In  addition to these standing committees and organizations, each IM/IT project has  a steering committee. The steering committee’s role is to oversee the work of the project team,  ensure that the project remains on schedule and within  budget and keep the project in sync with the business requirements it is meant  to address.

Governance  process

This governance framework proposes a seven-step process for  launching new IM/IT initiatives in a branch. These steps are presented here in  the order they would apply to a new candidate initiative.

  • Project proposal development: In this  initial step, anyone in any program branch may conceive an idea for a new  IM/IT project. The first step is to enlist a senior manager (director or  director general) willing to act as a project sponsor. The idea must be  documented in a standard project proposal format, a  two to three-page document  outlining the opportunity/ problem, the project’s objectives and scope and the  expected benefits. This proposal is then submitted to IMO which reviews the  proposal against a number of criteria, including its alignment with the  business and IM/IT directions of the branch/department. IMO forwards promising  ideas to IMC for further consideration. Others may be returned to the project  sponsor for refinement.
  • Project proposal approval: IMC can  either give the proposal the go-ahead to proceed to business case development  or reject it with reasons. Rejected proposals may be amended and resubmitted.
  • Business case development: The next  major step is to develop a business case. The business case uses a standard  format to provide the information necessary from a business and technological  point of view. The business case presents a detailed examination of the  opportunity/problem, the project’s objectives and scope, and the estimated  cost, benefits and risks. The project sponsor assigns a project manager to  prepare the business case and, in some situations, a subject matter specialist  to assist. The departmental informatics organization also assists by providing  a preliminary determination of feasible technical solutions.
  • Business case approval: Once the  business case has been reviewed and approved by the project sponsor, it is  submitted to IMC. Then IMC reviews it to ensure that it aligns with the business vision and strategic IM/IT  priorities of the branch and department and that its overall budget and timing  are reasonable. The proposals that meet these criteria are recommended to MC for  approval. Such approval establishes the IM/IT initiative as an official project,  with a budget for the initial stage only, that is, for user  requirements/technical solution development. From this point on, budgets are  approved on a stage-by-stage basis. The project management discipline is used as  the primary engine in the governance process to ensure the relevance and success  of the initiative.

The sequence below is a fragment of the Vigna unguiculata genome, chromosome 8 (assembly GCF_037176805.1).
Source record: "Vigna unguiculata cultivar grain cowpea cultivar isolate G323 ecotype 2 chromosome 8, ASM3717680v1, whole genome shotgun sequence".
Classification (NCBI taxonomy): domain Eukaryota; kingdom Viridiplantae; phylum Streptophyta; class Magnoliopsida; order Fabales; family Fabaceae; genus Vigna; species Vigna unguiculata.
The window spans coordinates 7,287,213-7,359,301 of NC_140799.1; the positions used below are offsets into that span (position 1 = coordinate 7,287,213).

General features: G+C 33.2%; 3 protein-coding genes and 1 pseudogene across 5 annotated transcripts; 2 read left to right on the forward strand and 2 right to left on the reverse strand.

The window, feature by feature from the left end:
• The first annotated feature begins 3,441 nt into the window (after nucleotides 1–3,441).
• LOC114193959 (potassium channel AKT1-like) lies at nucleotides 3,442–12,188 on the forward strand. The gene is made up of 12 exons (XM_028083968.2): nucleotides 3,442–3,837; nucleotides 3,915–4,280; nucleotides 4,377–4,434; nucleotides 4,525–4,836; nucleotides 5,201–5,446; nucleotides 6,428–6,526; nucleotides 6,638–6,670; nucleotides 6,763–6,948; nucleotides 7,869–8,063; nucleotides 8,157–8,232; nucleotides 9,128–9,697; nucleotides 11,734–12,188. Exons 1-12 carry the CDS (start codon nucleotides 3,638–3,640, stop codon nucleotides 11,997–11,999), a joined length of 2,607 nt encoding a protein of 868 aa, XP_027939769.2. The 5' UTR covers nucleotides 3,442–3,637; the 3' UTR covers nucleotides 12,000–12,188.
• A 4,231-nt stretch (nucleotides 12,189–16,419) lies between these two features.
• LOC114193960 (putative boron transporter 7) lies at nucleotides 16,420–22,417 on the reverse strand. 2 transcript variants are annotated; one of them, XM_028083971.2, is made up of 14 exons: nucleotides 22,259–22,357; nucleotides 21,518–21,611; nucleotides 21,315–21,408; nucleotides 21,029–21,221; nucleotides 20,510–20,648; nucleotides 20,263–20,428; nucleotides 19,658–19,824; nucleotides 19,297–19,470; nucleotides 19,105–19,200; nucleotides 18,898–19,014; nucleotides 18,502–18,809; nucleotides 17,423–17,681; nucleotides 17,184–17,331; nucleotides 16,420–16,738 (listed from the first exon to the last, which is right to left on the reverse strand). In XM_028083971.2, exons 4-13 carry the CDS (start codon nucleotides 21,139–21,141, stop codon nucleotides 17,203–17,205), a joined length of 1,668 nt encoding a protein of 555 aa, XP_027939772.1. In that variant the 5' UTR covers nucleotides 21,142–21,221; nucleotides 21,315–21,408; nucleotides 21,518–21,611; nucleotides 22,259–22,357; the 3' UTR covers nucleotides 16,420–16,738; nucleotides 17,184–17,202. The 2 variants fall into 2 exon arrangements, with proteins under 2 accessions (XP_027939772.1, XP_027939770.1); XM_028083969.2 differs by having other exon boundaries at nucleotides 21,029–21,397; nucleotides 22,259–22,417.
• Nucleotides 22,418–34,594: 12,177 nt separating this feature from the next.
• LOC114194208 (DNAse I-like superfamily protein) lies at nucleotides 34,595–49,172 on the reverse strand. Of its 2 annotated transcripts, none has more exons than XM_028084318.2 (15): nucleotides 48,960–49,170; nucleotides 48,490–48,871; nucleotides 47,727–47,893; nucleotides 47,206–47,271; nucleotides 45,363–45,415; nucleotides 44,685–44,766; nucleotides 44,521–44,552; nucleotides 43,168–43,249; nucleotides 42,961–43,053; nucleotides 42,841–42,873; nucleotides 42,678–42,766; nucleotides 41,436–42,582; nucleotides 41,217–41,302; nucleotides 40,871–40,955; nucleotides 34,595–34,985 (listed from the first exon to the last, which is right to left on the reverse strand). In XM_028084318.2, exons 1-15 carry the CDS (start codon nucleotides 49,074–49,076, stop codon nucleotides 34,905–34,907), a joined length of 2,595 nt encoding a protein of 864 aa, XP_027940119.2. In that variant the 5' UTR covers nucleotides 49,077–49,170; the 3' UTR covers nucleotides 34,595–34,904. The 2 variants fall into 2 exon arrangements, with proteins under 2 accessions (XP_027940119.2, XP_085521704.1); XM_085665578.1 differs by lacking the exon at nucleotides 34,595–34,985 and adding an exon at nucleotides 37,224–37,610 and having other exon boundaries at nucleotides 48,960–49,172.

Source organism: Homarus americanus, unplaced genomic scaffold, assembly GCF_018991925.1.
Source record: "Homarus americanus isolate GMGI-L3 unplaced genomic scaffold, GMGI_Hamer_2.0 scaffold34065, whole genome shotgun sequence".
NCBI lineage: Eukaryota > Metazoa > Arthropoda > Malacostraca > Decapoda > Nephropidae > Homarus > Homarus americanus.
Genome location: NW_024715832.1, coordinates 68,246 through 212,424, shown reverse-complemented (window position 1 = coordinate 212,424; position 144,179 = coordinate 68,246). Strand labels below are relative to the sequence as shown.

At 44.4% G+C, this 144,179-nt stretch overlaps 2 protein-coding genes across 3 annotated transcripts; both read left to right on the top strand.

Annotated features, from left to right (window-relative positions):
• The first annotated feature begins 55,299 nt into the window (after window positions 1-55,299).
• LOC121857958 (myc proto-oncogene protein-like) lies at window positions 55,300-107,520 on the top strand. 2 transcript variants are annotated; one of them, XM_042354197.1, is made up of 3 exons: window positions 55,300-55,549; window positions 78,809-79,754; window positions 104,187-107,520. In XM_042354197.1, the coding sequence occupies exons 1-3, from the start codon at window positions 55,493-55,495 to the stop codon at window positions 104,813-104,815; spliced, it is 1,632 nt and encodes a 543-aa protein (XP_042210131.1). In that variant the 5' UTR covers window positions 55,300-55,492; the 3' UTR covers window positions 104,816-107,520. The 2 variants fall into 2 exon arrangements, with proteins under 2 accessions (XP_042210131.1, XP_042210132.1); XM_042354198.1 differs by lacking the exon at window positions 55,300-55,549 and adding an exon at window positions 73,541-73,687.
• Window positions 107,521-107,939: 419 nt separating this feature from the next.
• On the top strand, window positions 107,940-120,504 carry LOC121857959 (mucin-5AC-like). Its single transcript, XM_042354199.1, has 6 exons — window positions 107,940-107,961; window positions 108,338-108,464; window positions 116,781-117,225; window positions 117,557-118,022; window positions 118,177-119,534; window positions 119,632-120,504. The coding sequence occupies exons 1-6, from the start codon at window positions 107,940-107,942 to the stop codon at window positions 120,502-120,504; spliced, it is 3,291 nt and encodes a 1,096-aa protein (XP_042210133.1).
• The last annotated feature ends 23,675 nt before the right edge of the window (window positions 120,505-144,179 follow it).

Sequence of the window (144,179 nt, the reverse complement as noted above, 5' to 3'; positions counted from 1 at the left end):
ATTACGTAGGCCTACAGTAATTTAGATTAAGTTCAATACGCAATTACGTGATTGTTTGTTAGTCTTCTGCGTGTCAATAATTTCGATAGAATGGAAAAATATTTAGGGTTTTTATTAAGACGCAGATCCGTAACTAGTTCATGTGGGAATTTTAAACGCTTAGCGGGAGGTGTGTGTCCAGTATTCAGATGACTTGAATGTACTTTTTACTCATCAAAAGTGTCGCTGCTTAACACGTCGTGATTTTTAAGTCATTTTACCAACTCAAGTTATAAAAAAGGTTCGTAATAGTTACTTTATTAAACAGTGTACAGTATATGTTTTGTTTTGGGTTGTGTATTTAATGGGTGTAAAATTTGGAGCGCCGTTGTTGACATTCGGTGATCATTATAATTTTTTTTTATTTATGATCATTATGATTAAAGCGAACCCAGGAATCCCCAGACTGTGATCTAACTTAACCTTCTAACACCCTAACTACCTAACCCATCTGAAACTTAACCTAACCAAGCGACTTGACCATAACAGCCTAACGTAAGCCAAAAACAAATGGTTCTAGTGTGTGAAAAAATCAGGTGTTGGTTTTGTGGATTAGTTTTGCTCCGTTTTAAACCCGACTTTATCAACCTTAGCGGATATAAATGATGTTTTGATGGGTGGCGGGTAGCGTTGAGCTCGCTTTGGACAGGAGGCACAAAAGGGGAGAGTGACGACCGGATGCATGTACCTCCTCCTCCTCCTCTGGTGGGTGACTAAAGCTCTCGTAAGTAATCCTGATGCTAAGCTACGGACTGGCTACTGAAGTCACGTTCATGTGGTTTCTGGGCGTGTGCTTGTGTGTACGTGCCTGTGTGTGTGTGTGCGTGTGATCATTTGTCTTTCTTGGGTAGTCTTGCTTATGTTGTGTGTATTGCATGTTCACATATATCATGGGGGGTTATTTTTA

• User requirements / technical solution  development: A project team composed of a project manager from the program  branch and a technical project manager from the departmental informatics  organization is assembled. The user project manager documents all required  functionality in a User Requirements Report. The technical project  manager focuses on defining the best technical solution for the client,  assessing the proposed solution against operational, support and maintenance  implications and documenting the results in a Technical Solution Report. The technical project  manager tries to ensure that the proposed solution uses standard and supported  products according to approved usage. If the appropriate technical solution  has serious implications for the department’s IM/IT infrastructure, the  technical project manager must obtain the necessary approvals from the  departmental informatics organization.
  • User requirements/technical solution  approval: The first step in this stage is to obtain the project sponsor’s  approval of the user requirements and the departmental informatics  organization’s approval of the technical solution. Once obtained, the  accompanying project plan/budget for the remaining stages (which includes class  B estimates) goes to IMC for approval IMC may accept, reject or insist on  revisions to the plan and budget. After IMC approval, the project  plan and budget is forwarded to MC, which also has the right to reject, approve or revise it. If MC’s decision is positive, the project proceeds to the next stages.
  • Project implementation: The  remaining stages lead to project implementation and the deployment of  the resulting solutions. This may involve augmenting  the project team. Throughout the project, IMO and the project sponsor review  and assess functional and technical progress and adherence to budget on a  monthly basis and at the completion of each remaining stage of the project. if  they detect lack of progress or significant deviations from the project plan,  they may recommend corrective action to IMC and/or MC.